Old and Young, Two Tosans Take on New Memorial Flag Program
Decade-old project takes a new turn with personal tribute flags for purchase, an idea sprung from the always fertile mind of Dick Bachman and passed on to an eager Eagle Scout.
Dick Bachman is 81 and has done it all when it comes to community service.
Matt Barrett is 15 and just getting started in community leadership.
Together, they make quite a team.
Bachman served 24 years as a Wauwatosa alderman, and many more as a Parks and Forestry Commissioner and on other boards and in community projects. And it is thanks to him that American flags have waved from light poles along North Avenue almost since 9/11, when he conceived of the idea.
Bachman has made up his mind to create a new memorial flag program, in which donors will pay for special flags to fly in respectful tribute to someone who touched their lives. At the end of the flag-flying season, each flag will be returned to the donor as a keepsake.
Matt is a Boy Scout and was in need of a suitable Eagle Project. Bob Gross of the Kiwanis knew that, and also that Bachman was itching to give a new twist to his North Avenue flags. He brought them together, and away they have gone.
"I heard about it from Mr. Gross, one of my previous scoutmasters," Matt said. "He had been talking to Mr. Bachman about it. We met and discussed it, and I wrote up everything I would have to do and got it approved."
Upgrading from silver to gold
The flags that have flown up to now wave from silver poles and are replaced only when they are worn out.
"Instead of silver poles, these will have gold poles with special flags with the names written on them," Matt said. "After one year, they'll be taken down and returned to the family.
"I think it creates a strong sense of community. It's to honor someone who's done something meaningful, and it's nice to see the patriotic flags flying on North Avenue."
The flags can be a tribute to anyone living or deceased, family member or not. Memorial flags will initially be placed along West North Avenue in the area around Swan Boulevard and proceeding east and west from there as numbers grow.
"It can be an honor, memorial or dedication," Bachman said. He bought the first three special flags himself and dedicated them to his children and their families.
There are places for 126 flags to fly along the avenue. They go up May 15 and come down Sept. 15. The program has always been supported by donations; the new memorial program requires individual donors to put up $100 toward their own tribute flags.
Create it, execute it, and pass it along
Because the donations must go first to City Hall, Matt's job involves a lot of communication and coordination. He will be notified when a memorial donation comes in, then he pick up the information on the tribute, get the flags and poles and deliver them back to the city for installation, all the while keeping close records of the transactions.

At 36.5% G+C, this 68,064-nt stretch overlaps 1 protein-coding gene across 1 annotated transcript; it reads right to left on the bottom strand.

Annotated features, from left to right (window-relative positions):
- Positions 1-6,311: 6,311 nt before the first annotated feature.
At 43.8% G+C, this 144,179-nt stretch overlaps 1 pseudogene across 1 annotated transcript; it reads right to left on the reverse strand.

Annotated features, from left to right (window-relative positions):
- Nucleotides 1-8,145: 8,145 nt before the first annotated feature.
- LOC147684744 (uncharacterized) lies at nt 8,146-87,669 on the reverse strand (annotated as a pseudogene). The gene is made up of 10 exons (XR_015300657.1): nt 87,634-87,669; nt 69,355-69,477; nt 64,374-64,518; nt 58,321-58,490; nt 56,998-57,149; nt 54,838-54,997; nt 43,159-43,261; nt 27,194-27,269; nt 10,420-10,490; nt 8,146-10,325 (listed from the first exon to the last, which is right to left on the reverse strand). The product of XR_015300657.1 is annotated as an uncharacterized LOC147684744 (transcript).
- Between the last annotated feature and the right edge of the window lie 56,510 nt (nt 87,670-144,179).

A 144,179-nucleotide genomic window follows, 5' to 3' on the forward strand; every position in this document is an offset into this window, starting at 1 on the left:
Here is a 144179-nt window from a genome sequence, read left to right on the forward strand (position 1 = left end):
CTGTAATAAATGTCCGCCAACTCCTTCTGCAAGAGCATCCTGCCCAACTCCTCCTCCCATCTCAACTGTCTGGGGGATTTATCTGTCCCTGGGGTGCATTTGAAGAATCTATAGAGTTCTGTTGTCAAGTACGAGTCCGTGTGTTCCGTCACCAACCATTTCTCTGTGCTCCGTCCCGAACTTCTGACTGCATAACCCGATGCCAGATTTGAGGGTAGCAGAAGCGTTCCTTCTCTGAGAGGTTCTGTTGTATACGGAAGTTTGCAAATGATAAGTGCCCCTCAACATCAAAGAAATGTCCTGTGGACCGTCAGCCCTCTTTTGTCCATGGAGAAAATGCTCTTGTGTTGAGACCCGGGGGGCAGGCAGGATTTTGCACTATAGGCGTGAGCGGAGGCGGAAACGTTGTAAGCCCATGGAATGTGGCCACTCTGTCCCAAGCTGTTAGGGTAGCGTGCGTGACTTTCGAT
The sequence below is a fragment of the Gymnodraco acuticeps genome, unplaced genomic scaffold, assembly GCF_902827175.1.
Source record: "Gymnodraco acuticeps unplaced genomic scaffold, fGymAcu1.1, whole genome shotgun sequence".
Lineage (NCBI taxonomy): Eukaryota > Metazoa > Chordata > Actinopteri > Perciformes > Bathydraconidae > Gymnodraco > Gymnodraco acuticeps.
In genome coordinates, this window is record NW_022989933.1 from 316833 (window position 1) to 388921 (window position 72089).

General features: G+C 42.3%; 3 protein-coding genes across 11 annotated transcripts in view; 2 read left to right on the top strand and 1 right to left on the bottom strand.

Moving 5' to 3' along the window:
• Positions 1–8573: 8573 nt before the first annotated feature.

In the fall, he will do it all in reverse as city crews take down the flags. He will collect the memorial flags and see to it they are returned to their owners.
"It's also my job to get the word out, and then at the end of the year to hand it over," Matt said.
Eagle projects need to live on beyond their originators, and so as a Scout moves on he is responsible for lining up people to take them on. Matt has already done so.
"My part in running the project is only for the first year," he said. "Then it goes to the Venturing Crew.
"That's another scouting group sponsored by the Kiwanis Club, for ages 14 to 21 of all genders. So I'll also be training them."
Mr. Wauwatosa turns over the reins
As Matt begins a life that could take him to other leadership and community service, Bachman is slowing winding his down, including the flag program he created and oversaw for a decade.
"Kiwanis will take over from from me when I can't do anything anymore," he said. He's already made two Kiwanis members signatories to the city flag account.
Bachman has had to give up all his official city service as well – he finally gave up his house in Wauwatosa and in June moved to a retirement home in Menomonee Falls. He remained on the Parks Board to the last.
His beloved flag program, though, can't be taken away by any residency rules – only he can choose to pay it forward to others.
How it works: Buying a memorial flag
To purchase a personal memorial flag for North Avenue send or deliver a check for $100 to:
Treasurer, City of Wauwatosa, 7725 W. North Avenue, Wauwatosa, WI 53213
Make out your check to City of Wauwatosa but be sure to write "Flag Account" in the memo field. Enclose a brief note to call attention that this is a donation to a dedicated account and specifically for a memorial flag.
Also, include a phone number where you can be reached so that the memorial information you desire can be verified.
Donations to the flag account for the ongoing non-memorial flags are also welcome. A number of wind-worn and sun-bleached flags must be replaced each year.